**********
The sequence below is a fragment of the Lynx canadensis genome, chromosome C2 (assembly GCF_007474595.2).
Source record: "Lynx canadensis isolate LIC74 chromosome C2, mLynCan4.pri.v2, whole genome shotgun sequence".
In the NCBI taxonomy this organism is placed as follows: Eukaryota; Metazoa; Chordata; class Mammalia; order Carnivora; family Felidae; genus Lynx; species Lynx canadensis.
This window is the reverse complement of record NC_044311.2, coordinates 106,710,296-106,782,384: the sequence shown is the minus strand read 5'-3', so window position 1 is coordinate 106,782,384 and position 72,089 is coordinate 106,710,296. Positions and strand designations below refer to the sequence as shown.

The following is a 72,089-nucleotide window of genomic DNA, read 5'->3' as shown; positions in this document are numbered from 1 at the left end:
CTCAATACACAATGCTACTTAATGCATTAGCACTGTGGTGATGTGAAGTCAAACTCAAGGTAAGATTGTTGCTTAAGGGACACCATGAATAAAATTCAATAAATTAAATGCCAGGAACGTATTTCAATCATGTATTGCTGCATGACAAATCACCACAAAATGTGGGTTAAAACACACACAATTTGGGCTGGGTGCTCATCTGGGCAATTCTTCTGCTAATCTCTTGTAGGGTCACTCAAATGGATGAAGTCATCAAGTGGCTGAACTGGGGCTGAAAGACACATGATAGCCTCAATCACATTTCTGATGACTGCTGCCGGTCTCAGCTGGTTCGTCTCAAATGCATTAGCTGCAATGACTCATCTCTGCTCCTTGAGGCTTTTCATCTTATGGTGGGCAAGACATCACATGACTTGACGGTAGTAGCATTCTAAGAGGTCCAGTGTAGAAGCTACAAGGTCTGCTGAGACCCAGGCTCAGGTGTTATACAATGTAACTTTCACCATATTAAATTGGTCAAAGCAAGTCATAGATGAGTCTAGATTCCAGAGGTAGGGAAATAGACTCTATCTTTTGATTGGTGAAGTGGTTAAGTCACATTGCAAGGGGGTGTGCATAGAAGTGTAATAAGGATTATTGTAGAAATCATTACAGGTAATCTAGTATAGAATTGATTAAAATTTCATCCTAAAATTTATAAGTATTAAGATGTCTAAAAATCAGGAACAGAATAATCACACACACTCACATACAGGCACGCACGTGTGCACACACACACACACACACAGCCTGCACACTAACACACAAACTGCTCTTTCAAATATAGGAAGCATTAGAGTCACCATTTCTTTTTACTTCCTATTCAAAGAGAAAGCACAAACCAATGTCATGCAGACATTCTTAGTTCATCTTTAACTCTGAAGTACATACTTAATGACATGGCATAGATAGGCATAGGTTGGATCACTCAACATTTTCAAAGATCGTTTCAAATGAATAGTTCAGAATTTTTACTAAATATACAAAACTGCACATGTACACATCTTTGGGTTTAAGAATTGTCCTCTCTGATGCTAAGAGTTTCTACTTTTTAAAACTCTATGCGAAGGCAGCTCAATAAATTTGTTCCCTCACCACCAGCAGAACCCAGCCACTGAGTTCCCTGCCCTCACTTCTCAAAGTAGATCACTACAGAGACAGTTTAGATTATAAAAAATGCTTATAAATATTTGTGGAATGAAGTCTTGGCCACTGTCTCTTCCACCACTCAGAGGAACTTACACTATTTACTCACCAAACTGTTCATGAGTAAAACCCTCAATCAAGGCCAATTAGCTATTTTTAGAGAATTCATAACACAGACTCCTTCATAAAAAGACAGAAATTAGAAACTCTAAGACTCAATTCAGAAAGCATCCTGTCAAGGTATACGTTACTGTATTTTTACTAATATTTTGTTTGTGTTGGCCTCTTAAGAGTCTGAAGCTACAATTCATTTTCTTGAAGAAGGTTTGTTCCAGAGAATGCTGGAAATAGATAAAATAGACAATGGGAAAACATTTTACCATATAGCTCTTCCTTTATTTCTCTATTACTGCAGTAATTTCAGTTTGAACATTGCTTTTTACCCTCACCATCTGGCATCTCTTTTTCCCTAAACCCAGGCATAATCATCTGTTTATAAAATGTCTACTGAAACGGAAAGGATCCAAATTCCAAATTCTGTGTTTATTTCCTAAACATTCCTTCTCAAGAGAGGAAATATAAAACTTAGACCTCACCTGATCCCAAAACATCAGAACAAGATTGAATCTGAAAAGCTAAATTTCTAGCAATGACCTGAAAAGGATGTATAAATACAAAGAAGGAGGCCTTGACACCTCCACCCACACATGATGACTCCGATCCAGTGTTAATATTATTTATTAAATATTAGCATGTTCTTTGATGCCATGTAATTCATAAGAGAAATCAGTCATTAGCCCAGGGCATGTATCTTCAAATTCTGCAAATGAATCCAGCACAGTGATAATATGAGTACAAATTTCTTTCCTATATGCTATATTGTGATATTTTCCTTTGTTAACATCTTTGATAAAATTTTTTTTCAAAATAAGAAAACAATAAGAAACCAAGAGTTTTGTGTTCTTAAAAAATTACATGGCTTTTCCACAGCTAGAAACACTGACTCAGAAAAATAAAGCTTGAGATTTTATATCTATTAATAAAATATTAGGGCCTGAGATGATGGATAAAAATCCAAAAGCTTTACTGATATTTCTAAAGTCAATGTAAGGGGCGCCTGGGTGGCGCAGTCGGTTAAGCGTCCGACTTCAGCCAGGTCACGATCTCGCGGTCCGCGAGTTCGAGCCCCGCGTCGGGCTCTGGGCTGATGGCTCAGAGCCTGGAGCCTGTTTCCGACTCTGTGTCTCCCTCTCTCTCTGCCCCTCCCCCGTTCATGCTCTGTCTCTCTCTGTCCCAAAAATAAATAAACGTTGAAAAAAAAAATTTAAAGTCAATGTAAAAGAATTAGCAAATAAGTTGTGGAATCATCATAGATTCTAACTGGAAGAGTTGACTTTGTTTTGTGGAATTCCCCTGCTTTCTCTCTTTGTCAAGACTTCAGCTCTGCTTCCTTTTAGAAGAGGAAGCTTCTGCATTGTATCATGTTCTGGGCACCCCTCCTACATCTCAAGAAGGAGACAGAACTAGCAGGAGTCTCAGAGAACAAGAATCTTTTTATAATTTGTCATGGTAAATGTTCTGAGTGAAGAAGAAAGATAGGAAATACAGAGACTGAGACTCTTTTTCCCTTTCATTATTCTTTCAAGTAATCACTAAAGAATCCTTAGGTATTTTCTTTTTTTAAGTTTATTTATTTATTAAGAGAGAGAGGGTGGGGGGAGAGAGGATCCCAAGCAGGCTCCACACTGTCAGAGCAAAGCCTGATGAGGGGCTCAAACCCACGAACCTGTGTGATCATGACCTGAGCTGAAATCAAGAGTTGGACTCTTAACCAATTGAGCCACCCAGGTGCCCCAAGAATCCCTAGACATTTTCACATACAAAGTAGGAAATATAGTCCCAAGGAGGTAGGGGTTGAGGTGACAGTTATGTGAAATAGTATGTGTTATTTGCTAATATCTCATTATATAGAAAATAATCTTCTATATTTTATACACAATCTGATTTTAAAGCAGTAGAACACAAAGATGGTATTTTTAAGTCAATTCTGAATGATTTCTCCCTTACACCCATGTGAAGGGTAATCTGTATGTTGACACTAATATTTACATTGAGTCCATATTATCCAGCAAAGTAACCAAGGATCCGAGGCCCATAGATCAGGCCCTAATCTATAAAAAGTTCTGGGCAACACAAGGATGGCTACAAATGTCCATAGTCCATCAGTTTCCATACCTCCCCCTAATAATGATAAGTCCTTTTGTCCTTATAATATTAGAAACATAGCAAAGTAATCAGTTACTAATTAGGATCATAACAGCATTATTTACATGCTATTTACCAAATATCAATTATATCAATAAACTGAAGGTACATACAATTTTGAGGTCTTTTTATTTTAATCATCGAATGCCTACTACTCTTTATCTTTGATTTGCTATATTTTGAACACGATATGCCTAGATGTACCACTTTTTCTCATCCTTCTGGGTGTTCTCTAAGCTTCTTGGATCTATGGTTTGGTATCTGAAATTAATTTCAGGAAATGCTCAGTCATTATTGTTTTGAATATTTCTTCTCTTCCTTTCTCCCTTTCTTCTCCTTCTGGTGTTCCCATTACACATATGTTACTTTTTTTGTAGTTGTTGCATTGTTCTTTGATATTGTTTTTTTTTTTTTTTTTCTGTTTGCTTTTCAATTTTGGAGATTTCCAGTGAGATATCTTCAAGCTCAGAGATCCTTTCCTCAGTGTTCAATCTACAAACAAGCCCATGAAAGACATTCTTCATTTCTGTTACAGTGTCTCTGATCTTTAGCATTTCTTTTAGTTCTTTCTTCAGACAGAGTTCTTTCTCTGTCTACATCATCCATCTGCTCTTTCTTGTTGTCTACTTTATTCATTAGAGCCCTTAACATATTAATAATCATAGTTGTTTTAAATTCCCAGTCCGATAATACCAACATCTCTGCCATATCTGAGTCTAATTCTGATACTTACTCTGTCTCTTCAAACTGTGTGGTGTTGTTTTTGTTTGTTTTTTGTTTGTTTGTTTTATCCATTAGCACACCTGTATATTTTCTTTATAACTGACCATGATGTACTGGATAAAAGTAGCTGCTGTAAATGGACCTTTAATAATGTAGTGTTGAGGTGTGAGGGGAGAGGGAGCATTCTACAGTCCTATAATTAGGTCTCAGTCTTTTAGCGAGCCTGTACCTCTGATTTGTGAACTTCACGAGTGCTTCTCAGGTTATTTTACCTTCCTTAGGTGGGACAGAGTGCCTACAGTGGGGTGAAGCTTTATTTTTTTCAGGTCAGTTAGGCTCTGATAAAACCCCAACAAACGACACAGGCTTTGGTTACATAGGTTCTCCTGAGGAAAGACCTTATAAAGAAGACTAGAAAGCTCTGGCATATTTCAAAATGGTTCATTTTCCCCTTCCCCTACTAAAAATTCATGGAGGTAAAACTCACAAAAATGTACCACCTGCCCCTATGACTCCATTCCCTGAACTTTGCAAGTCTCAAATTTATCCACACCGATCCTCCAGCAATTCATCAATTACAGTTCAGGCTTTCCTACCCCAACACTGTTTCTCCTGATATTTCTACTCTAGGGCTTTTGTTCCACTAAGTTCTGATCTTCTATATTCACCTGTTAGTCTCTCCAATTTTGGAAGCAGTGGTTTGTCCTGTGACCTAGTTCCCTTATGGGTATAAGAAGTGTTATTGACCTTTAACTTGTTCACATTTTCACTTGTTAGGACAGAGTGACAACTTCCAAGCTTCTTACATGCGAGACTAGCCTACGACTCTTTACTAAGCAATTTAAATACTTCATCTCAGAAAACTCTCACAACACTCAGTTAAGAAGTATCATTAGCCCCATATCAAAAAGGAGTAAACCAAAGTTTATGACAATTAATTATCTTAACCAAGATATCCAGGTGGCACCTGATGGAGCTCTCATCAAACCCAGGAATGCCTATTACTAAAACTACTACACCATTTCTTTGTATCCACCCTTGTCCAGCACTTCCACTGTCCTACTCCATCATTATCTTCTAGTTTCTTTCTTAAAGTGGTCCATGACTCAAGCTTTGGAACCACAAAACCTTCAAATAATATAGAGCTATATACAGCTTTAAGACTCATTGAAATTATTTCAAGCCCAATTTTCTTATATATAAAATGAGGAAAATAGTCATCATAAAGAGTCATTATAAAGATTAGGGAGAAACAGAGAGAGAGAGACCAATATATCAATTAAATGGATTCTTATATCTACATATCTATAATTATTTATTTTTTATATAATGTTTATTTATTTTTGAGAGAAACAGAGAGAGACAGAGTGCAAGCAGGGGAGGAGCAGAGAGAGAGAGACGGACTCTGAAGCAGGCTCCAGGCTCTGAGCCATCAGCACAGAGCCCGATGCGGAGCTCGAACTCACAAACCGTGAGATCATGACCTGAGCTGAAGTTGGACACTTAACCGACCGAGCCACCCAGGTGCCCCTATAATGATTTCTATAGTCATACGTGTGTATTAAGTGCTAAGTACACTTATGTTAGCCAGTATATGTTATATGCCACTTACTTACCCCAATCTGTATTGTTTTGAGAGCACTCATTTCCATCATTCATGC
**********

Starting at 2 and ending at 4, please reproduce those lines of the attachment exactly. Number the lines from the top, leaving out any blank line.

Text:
Source record: "Lynx canadensis isolate LIC74 chromosome C2, mLynCan4.pri.v2, whole genome shotgun sequence".
In the NCBI taxonomy this organism is placed as follows: Eukaryota; Metazoa; Chordata; class Mammalia; order Carnivora; family Felidae; genus Lynx; species Lynx canadensis.
This window is the reverse complement of record NC_044311.2, coordinates 106,710,296-106,782,384: the sequence shown is the minus strand read 5'-3', so window position 1 is coordinate 106,782,384 and position 72,089 is coordinate 106,710,296. Positions and strand designations below refer to the sequence as shown.